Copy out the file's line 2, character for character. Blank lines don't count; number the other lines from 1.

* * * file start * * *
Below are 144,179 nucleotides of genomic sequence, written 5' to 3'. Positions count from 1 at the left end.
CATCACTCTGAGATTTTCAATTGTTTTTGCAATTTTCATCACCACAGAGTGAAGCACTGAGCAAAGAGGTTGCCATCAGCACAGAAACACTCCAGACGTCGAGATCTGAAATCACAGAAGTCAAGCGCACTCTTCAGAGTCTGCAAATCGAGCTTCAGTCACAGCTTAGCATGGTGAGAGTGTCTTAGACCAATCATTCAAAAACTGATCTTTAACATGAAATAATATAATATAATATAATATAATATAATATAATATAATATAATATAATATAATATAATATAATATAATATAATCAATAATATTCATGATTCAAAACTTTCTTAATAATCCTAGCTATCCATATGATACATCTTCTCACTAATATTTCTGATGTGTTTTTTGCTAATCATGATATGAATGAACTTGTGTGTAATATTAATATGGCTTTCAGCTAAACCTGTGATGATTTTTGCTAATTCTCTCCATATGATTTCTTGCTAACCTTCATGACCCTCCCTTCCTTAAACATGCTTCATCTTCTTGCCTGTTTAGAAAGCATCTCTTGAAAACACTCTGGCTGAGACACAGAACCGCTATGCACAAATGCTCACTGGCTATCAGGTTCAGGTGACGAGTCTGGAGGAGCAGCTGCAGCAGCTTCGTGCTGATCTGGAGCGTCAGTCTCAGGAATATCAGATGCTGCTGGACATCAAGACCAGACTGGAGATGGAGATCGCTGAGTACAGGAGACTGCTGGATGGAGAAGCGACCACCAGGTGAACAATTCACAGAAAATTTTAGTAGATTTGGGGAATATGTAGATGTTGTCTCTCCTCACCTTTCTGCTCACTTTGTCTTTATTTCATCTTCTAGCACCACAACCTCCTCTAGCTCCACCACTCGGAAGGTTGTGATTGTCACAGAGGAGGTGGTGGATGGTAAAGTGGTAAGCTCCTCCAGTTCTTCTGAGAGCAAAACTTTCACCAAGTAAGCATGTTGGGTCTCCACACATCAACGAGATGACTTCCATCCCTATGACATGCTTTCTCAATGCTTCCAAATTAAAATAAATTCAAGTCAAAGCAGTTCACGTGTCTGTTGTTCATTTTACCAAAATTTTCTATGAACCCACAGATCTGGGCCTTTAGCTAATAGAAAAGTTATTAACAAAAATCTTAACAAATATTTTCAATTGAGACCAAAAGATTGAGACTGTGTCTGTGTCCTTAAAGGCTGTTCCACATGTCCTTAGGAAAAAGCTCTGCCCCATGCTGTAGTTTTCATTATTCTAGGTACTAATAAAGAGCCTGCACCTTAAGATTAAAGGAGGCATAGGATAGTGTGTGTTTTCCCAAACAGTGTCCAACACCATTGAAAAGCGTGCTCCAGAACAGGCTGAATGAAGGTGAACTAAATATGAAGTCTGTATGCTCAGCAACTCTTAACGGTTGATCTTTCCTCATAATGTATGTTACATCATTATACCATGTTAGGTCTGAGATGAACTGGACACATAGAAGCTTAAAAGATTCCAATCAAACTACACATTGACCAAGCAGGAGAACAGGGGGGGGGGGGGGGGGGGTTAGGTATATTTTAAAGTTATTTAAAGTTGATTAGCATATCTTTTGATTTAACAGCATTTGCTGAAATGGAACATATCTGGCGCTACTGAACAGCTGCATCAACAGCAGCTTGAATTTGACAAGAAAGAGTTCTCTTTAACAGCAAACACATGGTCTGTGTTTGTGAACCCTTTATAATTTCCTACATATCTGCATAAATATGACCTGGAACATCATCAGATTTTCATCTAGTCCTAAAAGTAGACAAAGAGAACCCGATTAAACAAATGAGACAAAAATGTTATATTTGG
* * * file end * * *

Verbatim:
CATCACTCTGAGATTTTCAATTGTTTTTGCAATTTTCATCACCACAGAGTGAAGCACTGAGCAAAGAGGTTGCCATCAGCACAGAAACACTCCAGACGTCGAGATCTGAAATCACAGAAGTCAAGCGCACTCTTCAGAGTCTGCAAATCGAGCTTCAGTCACAGCTTAGCATGGTGAGAGTGTCTTAGACCAATCATTCAAAAACTGATCTTTAACATGAAATAATATAATATAATATAATATAATATAATATAATATAATATAATATAATATAATATAATATAATATAATATAATCAATAATATTCATGATTCAAAACTTTCTTAATAATCCTAGCTATCCATATGATACATCTTCTCACTAATATTTCTGATGTGTTTTTTGCTAATCATGATATGAATGAACTTGTGTGTAATATTAATATGGCTTTCAGCTAAACCTGTGATGATTTTTGCTAATTCTCTCCATATGATTTCTTGCTAACCTTCATGACCCTCCCTTCCTTAAACATGCTTCATCTTCTTGCCTGTTTAGAAAGCATCTCTTGAAAACACTCTGGCTGAGACACAGAACCGCTATGCACAAATGCTCACTGGCTATCAGGTTCAGGTGACGAGTCTGGAGGAGCAGCTGCAGCAGCTTCGTGCTGATCTGGAGCGTCAGTCTCAGGAATATCAGATGCTGCTGGACATCAAGACCAGACTGGAGATGGAGATCGCTGAGTACAGGAGACTGCTGGATGGAGAAGCGACCACCAGGTGAACAATTCACAGAAAATTTTAGTAGATTTGGGGAATATGTAGATGTTGTCTCTCCTCACCTTTCTGCTCACTTTGTCTTTATTTCATCTTCTAGCACCACAACCTCCTCTAGCTCCACCACTCGGAAGGTTGTGATTGTCACAGAGGAGGTGGTGGATGGTAAAGTGGTAAGCTCCTCCAGTTCTTCTGAGAGCAAAACTTTCACCAAGTAAGCATGTTGGGTCTCCACACATCAACGAGATGACTTCCATCCCTATGACATGCTTTCTCAATGCTTCCAAATTAAAATAAATTCAAGTCAAAGCAGTTCACGTGTCTGTTGTTCATTTTACCAAAATTTTCTATGAACCCACAGATCTGGGCCTTTAGCTAATAGAAAAGTTATTAACAAAAATCTTAACAAATATTTTCAATTGAGACCAAAAGATTGAGACTGTGTCTGTGTCCTTAAAGGCTGTTCCACATGTCCTTAGGAAAAAGCTCTGCCCCATGCTGTAGTTTTCATTATTCTAGGTACTAATAAAGAGCCTGCACCTTAAGATTAAAGGAGGCATAGGATAGTGTGTGTTTTCCCAAACAGTGTCCAACACCATTGAAAAGCGTGCTCCAGAACAGGCTGAATGAAGGTGAACTAAATATGAAGTCTGTATGCTCAGCAACTCTTAACGGTTGATCTTTCCTCATAATGTATGTTACATCATTATACCATGTTAGGTCTGAGATGAACTGGACACATAGAAGCTTAAAAGATTCCAATCAAACTACACATTGACCAAGCAGGAGAACAGGGGGGGGGGGGGGGGGGGTTAGGTATATTTTAAAGTTATTTAAAGTTGATTAGCATATCTTTTGATTTAACAGCATTTGCTGAAATGGAACATATCTGGCGCTACTGAACAGCTGCATCAACAGCAGCTTGAATTTGACAAGAAAGAGTTCTCTTTAACAGCAAACACATGGTCTGTGTTTGTGAACCCTTTATAATTTCCTACATATCTGCATAAATATGACCTGGAACATCATCAGATTTTCATCTAGTCCTAAAAGTAGACAAAGAGAACCCGATTAAACAAATGAGACAAAAATGTTATATTTGG